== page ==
The sector, despite its millennia of existence, often relies on ancient practices uninformed by the wealth of information that could make planting (and trading upon what farmers do) more profitable, resilient and rich.
The applications are manifold, says Tiffany Shi, Gro Intelligence’s growth manager, potentially changing the way business is done. She has already seen changes from clients.
“We work with these dairy traders, these very sophisticated traders, and they tell me they are making decisions based on the farmer’s feeling, of his time spent looking at the cows,” she says. With Gro, the traders were able to harness market data to make their predictions.
It can also shape policy: Last year, Shi says, a certain African government was mulling a ban on corn exports, afraid a drought on the horizon would make corn scarce for the local population (Shi declined to name the country because of client confidentiality). With Gro’s data, however, the legislators were able to extrapolate that the coming drought would not, in fact, be severe. The ban was scrapped, sparing the country from a spike in corn prices, she says.
Dr. Zerihun Tadele, an Ethiopianagronomist who leads the crop breeding and genomics group at the University of Bern’s Institute of Plant Sciences in Switzerland, says a tool like Gro could be a valuable resource. “Using the data to improve the food security, I think that’s a good idea,” he says. “Having the data and the knowledge can help the farmers in using their resources efficiently.”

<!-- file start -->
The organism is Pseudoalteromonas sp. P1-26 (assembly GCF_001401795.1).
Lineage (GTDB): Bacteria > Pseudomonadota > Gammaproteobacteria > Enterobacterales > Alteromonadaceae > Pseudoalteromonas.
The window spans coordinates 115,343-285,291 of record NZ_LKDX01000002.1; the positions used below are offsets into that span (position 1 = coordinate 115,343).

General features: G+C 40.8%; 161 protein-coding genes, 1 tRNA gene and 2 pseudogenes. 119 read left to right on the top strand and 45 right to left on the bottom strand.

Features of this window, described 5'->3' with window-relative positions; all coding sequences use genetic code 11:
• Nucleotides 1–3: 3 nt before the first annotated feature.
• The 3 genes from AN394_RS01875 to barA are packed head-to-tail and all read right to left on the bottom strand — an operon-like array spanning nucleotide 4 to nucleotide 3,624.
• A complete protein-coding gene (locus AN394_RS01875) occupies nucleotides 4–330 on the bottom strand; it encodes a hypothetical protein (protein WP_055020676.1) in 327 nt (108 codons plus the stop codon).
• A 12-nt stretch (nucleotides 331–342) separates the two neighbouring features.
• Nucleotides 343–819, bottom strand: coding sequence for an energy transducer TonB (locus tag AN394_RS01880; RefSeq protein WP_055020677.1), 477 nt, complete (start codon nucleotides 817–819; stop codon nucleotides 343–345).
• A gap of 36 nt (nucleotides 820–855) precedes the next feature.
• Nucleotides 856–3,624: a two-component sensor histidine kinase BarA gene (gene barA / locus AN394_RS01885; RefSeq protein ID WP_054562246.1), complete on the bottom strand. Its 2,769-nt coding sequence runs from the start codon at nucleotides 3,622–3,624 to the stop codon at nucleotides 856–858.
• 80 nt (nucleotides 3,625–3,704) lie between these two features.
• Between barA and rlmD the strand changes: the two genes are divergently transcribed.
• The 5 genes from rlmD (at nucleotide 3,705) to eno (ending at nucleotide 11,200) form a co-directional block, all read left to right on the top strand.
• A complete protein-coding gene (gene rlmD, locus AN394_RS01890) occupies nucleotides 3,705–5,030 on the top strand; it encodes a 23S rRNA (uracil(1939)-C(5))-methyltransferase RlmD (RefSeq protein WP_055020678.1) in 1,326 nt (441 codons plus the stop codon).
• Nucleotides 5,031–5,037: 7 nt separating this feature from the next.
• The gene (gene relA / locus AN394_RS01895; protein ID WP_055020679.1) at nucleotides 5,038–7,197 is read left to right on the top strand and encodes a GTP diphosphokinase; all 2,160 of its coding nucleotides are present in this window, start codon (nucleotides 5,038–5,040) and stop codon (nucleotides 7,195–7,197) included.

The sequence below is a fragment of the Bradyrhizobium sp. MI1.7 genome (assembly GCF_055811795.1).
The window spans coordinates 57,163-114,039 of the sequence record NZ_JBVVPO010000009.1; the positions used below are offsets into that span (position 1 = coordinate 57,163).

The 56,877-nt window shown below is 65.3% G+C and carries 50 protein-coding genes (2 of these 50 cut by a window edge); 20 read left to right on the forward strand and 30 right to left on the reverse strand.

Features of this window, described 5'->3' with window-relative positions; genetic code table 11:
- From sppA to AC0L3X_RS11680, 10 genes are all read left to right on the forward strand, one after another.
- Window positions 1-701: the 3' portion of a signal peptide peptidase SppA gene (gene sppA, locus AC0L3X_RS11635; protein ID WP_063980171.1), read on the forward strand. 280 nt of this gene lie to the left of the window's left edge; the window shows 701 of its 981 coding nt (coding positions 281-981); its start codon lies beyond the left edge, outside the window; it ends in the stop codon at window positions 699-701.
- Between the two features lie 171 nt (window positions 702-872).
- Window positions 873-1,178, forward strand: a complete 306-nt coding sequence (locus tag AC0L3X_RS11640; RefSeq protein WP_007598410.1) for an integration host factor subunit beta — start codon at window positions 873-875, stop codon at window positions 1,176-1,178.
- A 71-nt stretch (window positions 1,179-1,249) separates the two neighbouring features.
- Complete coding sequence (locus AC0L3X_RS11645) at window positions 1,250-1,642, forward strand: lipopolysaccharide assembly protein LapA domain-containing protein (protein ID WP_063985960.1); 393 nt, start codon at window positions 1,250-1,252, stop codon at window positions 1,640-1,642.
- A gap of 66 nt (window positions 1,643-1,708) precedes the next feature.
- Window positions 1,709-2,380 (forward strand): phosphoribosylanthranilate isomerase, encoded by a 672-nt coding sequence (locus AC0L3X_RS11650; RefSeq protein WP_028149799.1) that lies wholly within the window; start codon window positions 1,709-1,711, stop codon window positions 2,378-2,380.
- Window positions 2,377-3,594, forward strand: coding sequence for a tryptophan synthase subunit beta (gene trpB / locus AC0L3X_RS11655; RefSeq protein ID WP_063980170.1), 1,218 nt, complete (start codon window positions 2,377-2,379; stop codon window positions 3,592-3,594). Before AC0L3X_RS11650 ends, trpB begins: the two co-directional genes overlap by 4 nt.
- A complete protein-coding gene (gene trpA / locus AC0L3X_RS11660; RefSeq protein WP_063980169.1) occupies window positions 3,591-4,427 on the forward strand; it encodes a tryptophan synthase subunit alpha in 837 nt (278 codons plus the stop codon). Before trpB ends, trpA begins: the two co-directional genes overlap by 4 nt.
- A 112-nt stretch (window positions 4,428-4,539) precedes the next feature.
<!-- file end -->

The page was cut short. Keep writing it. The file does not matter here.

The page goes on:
At Bern, Dr. Zerihun is working on food security issues as well; he is creating a more resilient and productive form of teff, a plant he feels is well suited to the future extreme weather a warming planet will produce.
But even with expanded access to data, Dr. Zerihun believes there are caveats to what can be gleaned via a product like Gro. Agriculture, he says, is dynamic. Data on soil, for example — its acidity or alkalinity — that is even a growing-season old, might no longer be accurate. Constant updating is necessary. “There are a lot of applications it has,” he says of Gro. “But there are also some limitations.”
Although Gro was born when Menker first turned her mind to the problems besetting the vast tracts of arable land in her homeland, the product is a tool for agriculture globally. Gro Intelligence has offices in New York and Kenya.
Nemo, the company’s CTO, says the founders’ Ethiopian roots have enhanced Gro’s scope. “Having a global perspective means that we understand what the issues are in food and climate around the world, not just wealthy countries.”
The ultimate goal is to help the 6 billion people involved in the industry globally make informed choices. Those decisions may help them deal with the effects of drought, or help expand crops that can survive an uncertain climate future. There is an explosion of data out there to help make that happen, Nemo says, and Gro aims to put it within reach.
“Having more accurate decision-making tools,” he says, “means lots of lives saved.”
Sarah Maslin Nir is a staff reporter for The New York Times and the author of “Unvarnished,” an investigation into labor conditions and health issues of New York City’s nail salon industry, for which she was nominated for the 2016 Pulitzer Prize.